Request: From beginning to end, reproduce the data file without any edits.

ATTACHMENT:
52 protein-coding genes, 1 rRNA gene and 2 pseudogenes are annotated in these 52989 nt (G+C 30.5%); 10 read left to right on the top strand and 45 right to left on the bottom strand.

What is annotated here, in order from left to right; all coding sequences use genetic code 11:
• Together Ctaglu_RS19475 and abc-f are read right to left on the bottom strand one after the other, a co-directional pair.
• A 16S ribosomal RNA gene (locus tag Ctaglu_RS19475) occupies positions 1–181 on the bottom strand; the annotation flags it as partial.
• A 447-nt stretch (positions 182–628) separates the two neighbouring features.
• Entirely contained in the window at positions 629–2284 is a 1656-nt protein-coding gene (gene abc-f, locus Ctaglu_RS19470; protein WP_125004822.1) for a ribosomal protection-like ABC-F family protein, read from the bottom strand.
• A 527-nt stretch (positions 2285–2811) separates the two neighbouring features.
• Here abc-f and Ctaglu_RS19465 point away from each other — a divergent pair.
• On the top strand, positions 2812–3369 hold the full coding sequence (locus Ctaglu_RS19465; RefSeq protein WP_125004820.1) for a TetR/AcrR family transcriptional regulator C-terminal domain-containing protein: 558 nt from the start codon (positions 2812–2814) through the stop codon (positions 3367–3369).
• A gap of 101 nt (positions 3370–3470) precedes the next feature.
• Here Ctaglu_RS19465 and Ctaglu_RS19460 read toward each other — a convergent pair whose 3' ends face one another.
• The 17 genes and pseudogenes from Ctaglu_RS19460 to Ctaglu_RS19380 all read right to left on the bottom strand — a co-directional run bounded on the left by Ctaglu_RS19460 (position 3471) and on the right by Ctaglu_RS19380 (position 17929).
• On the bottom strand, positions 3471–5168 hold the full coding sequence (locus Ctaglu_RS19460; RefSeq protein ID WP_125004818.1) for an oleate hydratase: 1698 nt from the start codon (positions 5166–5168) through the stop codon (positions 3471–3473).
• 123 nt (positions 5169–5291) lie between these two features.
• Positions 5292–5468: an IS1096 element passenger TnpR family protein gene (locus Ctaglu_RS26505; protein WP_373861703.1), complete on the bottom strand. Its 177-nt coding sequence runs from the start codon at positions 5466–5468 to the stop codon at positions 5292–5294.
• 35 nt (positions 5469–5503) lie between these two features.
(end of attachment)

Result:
52 protein-coding genes, 1 rRNA gene and 2 pseudogenes are annotated in these 52989 nt (G+C 30.5%); 10 read left to right on the top strand and 45 right to left on the bottom strand.

What is annotated here, in order from left to right; all coding sequences use genetic code 11:
• Together Ctaglu_RS19475 and abc-f are read right to left on the bottom strand one after the other, a co-directional pair.
• A 16S ribosomal RNA gene (locus tag Ctaglu_RS19475) occupies positions 1–181 on the bottom strand; the annotation flags it as partial.
• A 447-nt stretch (positions 182–628) separates the two neighbouring features.
• Entirely contained in the window at positions 629–2284 is a 1656-nt protein-coding gene (gene abc-f, locus Ctaglu_RS19470; protein WP_125004822.1) for a ribosomal protection-like ABC-F family protein, read from the bottom strand.
• A 527-nt stretch (positions 2285–2811) separates the two neighbouring features.
• Here abc-f and Ctaglu_RS19465 point away from each other — a divergent pair.
• On the top strand, positions 2812–3369 hold the full coding sequence (locus Ctaglu_RS19465; RefSeq protein WP_125004820.1) for a TetR/AcrR family transcriptional regulator C-terminal domain-containing protein: 558 nt from the start codon (positions 2812–2814) through the stop codon (positions 3367–3369).
• A gap of 101 nt (positions 3370–3470) precedes the next feature.
• Here Ctaglu_RS19465 and Ctaglu_RS19460 read toward each other — a convergent pair whose 3' ends face one another.
• The 17 genes and pseudogenes from Ctaglu_RS19460 to Ctaglu_RS19380 all read right to left on the bottom strand — a co-directional run bounded on the left by Ctaglu_RS19460 (position 3471) and on the right by Ctaglu_RS19380 (position 17929).
• On the bottom strand, positions 3471–5168 hold the full coding sequence (locus Ctaglu_RS19460; RefSeq protein ID WP_125004818.1) for an oleate hydratase: 1698 nt from the start codon (positions 5166–5168) through the stop codon (positions 3471–3473).
• 123 nt (positions 5169–5291) lie between these two features.
• Positions 5292–5468: an IS1096 element passenger TnpR family protein gene (locus Ctaglu_RS26505; protein WP_373861703.1), complete on the bottom strand. Its 177-nt coding sequence runs from the start codon at positions 5466–5468 to the stop codon at positions 5292–5294.
• 35 nt (positions 5469–5503) lie between these two features.